For a while in college, I called myself a man.
I honestly have no idea why; even since getting deeper into feminism post-college, I can’t quite articulate the reason for this particular silliness.
It really was closer to silliness than anything else. Conversations would go something like this:
Someone: “Aw, it’ll be like a girl’s night out!”
Me: “Except that I’m a man.”
Someone: “What?… I’m pretty sure you’re a girl, actually.”
Me: “Well, lots of people think that.”
Someone: “Are you trying to tell me you have a penis? Is there something you want to tell us about?”
Me: “No. I’m just a man.”
Someone: “Ok, you mean you’re strong?”
Me: “No. I just mean I’m a man.”
Someone: “But you don’t have a penis.”
Me: “How do you know?”
It was always a really lighthearted conversation, and I’ve always been “the weird one” anyway, so people usually shrugged it off as me just trying to confuse them. My close friends would sometimes come at me with “no, seriously, what’s with this man thing?” and my best explanation was that not all men have penises or look like dudes, and if I was a man in a woman’s body no one would be any the wiser.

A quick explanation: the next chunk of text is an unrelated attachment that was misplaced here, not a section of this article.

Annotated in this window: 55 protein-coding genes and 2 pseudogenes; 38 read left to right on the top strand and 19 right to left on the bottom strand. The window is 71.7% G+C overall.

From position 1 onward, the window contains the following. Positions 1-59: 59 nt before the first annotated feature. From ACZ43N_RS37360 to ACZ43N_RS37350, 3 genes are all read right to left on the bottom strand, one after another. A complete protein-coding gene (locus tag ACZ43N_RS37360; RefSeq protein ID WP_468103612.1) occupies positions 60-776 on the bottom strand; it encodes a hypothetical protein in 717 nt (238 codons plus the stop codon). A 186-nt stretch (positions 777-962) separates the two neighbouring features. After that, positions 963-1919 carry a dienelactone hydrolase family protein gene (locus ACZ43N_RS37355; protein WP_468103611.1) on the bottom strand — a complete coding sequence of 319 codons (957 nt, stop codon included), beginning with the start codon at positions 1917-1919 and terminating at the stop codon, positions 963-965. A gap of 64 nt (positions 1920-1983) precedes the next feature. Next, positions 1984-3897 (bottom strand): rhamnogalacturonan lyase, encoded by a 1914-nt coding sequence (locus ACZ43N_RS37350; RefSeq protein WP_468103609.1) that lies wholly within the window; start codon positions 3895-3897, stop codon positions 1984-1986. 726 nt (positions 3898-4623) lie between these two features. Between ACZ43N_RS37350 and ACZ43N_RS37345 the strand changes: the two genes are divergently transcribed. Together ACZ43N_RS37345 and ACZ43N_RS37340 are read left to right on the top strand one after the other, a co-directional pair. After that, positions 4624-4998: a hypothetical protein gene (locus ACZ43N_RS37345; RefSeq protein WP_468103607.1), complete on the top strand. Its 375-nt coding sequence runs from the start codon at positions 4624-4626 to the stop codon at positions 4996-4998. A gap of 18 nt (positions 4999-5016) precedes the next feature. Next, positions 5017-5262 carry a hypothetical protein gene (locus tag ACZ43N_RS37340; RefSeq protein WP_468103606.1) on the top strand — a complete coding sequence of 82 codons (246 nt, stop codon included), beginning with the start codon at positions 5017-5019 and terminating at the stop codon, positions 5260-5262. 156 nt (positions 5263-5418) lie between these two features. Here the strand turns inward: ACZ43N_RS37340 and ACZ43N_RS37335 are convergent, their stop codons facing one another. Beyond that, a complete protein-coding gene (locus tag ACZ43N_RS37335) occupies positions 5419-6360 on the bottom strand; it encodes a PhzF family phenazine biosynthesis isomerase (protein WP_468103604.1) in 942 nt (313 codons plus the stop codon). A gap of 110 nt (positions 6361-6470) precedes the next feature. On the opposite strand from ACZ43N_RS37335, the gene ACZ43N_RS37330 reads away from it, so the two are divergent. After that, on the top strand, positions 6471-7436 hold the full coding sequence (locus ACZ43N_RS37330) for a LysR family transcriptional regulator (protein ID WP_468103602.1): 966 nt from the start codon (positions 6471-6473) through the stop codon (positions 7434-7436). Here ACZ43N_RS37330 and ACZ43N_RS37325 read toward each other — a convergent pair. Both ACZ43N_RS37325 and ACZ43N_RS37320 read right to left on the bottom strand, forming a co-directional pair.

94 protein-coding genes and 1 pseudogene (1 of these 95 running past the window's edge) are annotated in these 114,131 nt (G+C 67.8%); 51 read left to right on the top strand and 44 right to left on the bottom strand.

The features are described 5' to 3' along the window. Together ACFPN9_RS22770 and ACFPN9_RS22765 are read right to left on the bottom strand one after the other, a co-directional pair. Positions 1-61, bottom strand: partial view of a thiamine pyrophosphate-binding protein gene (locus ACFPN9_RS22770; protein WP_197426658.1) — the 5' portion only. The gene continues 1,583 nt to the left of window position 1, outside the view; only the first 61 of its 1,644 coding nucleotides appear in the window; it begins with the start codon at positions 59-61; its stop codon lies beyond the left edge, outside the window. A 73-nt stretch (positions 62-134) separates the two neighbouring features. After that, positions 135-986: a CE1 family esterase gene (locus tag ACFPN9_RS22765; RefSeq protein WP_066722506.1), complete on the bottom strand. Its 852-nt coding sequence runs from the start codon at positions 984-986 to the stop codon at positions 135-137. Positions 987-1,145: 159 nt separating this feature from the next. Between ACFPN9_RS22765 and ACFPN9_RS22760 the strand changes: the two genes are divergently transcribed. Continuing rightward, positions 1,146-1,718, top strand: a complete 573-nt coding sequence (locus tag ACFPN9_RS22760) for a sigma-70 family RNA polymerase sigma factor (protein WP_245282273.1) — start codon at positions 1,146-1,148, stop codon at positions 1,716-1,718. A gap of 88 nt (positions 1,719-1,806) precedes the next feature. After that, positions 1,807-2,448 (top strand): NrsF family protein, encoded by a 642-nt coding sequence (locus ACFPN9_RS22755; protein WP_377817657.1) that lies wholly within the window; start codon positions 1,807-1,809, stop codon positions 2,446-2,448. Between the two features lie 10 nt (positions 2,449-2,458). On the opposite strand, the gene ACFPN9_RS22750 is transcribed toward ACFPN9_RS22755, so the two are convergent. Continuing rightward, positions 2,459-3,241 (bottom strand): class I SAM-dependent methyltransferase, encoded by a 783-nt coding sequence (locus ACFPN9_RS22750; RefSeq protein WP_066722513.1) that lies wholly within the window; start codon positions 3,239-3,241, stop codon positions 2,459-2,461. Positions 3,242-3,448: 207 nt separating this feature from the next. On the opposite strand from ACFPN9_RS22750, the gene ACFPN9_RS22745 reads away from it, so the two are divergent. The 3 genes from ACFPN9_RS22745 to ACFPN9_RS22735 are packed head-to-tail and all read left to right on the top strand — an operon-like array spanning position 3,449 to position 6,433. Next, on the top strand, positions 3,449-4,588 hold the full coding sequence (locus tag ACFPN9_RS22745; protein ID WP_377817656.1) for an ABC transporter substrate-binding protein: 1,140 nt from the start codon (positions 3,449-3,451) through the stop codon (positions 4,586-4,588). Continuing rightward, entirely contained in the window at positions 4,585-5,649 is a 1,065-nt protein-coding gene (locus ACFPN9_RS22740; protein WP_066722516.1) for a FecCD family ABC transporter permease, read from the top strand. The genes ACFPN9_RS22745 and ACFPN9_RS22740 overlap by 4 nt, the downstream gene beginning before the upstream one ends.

(Clarification: this had nothing to do with me actually feeling that I was truly a man. This was not trans-territory, and I know talking about “pretending” could trivialize those very real experiences; for that I apologize. Nonetheless, this was me messing with people and being weird before I knew better.)
Two years out of college, I don’t pretend to be a man anymore, mostly because my feminist side started asking “but really, what’s wrong with being female?” I’ve always wanted to surprise people, though, to use my weirdness to push them to think differently. But I knew part of this weird “man thing” stemmed my obsession with strength and badassery, and I’ve started trying to separate strength and badassery from masculinity. Another part of it was me wanting to dodge being stereotyped as a girl who therefore liked girl things; I now have the desire to challenge those stereotypes, rather than dodge them.
This felt like an appropriate story for the first post on my White Lady Blog: A little weird, a little about gender, a little about learning to do adulthood the right way. (I’ll have more definitive and purposeful things to say when this intimidating FIRST POST thing is over with!)